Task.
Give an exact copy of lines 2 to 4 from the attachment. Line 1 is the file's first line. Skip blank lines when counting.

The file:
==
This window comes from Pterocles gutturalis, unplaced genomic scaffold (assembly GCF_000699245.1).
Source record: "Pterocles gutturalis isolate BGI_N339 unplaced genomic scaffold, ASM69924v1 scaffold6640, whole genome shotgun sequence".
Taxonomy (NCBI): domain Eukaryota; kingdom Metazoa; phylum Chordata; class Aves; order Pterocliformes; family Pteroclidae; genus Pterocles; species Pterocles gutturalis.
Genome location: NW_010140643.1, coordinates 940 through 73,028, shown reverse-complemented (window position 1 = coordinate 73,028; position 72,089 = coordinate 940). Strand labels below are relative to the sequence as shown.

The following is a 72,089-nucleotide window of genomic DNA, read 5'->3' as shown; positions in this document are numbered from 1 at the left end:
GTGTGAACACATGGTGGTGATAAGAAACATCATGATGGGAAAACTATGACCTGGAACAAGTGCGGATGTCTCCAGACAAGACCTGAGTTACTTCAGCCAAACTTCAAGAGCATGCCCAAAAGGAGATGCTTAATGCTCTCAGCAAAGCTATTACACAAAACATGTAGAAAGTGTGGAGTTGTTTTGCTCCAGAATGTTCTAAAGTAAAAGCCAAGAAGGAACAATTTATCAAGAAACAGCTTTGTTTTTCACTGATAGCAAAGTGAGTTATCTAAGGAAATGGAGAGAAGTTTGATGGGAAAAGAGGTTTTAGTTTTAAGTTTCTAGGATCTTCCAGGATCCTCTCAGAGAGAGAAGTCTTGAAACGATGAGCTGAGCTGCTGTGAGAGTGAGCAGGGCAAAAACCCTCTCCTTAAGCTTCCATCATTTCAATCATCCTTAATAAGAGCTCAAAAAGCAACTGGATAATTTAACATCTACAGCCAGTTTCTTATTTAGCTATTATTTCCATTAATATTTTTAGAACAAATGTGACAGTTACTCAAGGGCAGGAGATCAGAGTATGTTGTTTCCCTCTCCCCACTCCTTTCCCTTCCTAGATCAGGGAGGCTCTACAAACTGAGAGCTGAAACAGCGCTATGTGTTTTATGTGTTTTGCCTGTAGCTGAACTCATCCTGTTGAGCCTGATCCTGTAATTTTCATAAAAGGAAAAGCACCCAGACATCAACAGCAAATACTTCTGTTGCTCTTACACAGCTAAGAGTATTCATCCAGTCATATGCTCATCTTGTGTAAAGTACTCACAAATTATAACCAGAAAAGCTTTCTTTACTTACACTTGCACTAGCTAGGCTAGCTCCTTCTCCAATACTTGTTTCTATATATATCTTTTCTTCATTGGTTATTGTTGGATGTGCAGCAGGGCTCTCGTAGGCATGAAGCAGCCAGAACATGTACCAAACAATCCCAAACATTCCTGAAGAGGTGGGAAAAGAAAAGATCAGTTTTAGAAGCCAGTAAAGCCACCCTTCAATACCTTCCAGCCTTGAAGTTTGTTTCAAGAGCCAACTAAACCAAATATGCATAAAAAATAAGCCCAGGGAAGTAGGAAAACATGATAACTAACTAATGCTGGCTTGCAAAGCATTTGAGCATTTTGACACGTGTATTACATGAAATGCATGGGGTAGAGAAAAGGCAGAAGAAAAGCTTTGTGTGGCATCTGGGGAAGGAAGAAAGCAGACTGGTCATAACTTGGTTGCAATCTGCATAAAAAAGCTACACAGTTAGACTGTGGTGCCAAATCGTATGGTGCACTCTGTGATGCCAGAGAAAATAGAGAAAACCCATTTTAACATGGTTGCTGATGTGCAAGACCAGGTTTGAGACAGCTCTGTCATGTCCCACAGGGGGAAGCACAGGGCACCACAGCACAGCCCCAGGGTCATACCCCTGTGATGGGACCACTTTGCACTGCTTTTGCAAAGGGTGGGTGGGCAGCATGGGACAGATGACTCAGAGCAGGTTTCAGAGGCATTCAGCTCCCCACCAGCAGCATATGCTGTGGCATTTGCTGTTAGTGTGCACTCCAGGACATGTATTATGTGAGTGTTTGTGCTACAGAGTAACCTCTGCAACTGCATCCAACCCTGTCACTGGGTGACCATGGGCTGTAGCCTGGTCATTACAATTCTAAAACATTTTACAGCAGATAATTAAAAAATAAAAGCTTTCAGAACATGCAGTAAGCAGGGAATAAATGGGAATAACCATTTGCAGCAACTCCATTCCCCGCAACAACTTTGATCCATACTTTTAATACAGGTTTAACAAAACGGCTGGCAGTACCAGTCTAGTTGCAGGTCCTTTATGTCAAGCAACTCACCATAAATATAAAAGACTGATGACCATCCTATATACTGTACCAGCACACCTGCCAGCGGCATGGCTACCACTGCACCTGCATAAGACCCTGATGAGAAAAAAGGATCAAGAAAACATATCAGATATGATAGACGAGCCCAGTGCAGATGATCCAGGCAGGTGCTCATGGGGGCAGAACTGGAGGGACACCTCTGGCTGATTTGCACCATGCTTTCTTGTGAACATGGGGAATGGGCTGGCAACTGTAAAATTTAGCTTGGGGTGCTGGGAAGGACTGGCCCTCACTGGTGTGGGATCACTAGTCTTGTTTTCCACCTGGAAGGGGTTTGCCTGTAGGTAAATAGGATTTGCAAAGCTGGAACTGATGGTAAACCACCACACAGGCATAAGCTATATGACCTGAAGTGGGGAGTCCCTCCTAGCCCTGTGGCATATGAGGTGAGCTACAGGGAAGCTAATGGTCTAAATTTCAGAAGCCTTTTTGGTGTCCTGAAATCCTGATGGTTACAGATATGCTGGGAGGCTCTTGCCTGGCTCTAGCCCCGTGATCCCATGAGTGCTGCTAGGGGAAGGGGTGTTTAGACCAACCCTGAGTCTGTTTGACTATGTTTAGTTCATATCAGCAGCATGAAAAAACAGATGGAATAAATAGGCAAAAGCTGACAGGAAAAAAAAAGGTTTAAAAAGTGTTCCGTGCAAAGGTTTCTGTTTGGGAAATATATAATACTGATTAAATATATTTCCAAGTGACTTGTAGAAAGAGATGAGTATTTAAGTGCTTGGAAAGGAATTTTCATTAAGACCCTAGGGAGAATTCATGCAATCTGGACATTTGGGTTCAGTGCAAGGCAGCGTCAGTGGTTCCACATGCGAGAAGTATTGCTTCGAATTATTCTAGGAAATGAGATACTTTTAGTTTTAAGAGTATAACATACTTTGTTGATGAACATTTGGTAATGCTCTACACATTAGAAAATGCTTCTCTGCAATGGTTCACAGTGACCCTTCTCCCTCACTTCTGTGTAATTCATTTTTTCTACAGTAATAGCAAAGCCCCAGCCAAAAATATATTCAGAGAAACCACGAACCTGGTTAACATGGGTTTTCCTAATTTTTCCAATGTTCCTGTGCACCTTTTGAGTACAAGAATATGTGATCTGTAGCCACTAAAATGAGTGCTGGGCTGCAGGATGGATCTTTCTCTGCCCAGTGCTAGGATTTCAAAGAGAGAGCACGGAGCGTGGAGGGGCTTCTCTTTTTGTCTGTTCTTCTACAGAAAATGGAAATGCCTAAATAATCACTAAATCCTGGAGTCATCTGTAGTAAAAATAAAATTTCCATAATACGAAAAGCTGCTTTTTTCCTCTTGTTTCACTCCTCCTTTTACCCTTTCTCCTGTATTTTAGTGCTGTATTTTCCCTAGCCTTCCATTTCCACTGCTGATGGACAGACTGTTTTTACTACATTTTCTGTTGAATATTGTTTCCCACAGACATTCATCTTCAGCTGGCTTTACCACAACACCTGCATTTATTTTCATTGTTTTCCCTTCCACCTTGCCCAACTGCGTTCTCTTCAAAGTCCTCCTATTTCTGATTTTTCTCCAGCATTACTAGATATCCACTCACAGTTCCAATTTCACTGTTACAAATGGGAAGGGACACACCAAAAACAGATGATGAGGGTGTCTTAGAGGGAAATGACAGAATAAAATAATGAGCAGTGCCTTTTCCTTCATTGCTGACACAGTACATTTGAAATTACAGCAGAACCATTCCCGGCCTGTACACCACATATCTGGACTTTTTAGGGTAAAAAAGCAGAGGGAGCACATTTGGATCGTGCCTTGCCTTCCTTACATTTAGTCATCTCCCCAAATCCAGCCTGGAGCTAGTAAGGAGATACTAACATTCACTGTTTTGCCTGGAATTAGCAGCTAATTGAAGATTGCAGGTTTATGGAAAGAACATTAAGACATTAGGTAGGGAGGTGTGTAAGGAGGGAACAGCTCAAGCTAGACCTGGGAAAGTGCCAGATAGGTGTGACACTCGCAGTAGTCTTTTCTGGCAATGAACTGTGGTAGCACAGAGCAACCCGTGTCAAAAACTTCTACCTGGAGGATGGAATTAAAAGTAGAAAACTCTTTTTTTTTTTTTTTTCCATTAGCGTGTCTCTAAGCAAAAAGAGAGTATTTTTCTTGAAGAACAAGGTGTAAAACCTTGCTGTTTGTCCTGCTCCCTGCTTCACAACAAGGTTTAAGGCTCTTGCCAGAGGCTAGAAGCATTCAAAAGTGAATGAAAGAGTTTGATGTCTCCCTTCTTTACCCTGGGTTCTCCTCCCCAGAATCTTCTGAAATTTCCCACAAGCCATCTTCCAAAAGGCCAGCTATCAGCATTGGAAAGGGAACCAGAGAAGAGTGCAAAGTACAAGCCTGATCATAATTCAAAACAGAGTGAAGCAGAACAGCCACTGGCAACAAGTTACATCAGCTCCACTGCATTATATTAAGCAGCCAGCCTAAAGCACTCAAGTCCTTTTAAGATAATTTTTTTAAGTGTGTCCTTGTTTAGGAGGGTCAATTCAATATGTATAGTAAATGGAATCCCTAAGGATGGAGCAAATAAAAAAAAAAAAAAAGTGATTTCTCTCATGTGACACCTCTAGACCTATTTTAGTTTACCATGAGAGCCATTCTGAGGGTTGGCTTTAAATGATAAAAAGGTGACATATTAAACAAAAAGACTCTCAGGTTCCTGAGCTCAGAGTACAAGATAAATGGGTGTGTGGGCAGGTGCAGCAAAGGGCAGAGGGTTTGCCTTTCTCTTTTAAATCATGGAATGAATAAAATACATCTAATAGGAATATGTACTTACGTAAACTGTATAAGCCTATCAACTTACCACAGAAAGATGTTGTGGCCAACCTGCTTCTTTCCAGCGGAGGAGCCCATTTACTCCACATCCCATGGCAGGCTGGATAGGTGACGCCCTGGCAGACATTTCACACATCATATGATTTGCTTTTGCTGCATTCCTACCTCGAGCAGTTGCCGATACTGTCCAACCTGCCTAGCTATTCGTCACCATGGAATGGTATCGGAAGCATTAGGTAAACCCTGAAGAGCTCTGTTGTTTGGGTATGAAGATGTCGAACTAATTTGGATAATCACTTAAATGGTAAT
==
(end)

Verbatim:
Source record: "Pterocles gutturalis isolate BGI_N339 unplaced genomic scaffold, ASM69924v1 scaffold6640, whole genome shotgun sequence".
Taxonomy (NCBI): domain Eukaryota; kingdom Metazoa; phylum Chordata; class Aves; order Pterocliformes; family Pteroclidae; genus Pterocles; species Pterocles gutturalis.
Genome location: NW_010140643.1, coordinates 940 through 73,028, shown reverse-complemented (window position 1 = coordinate 73,028; position 72,089 = coordinate 940). Strand labels below are relative to the sequence as shown.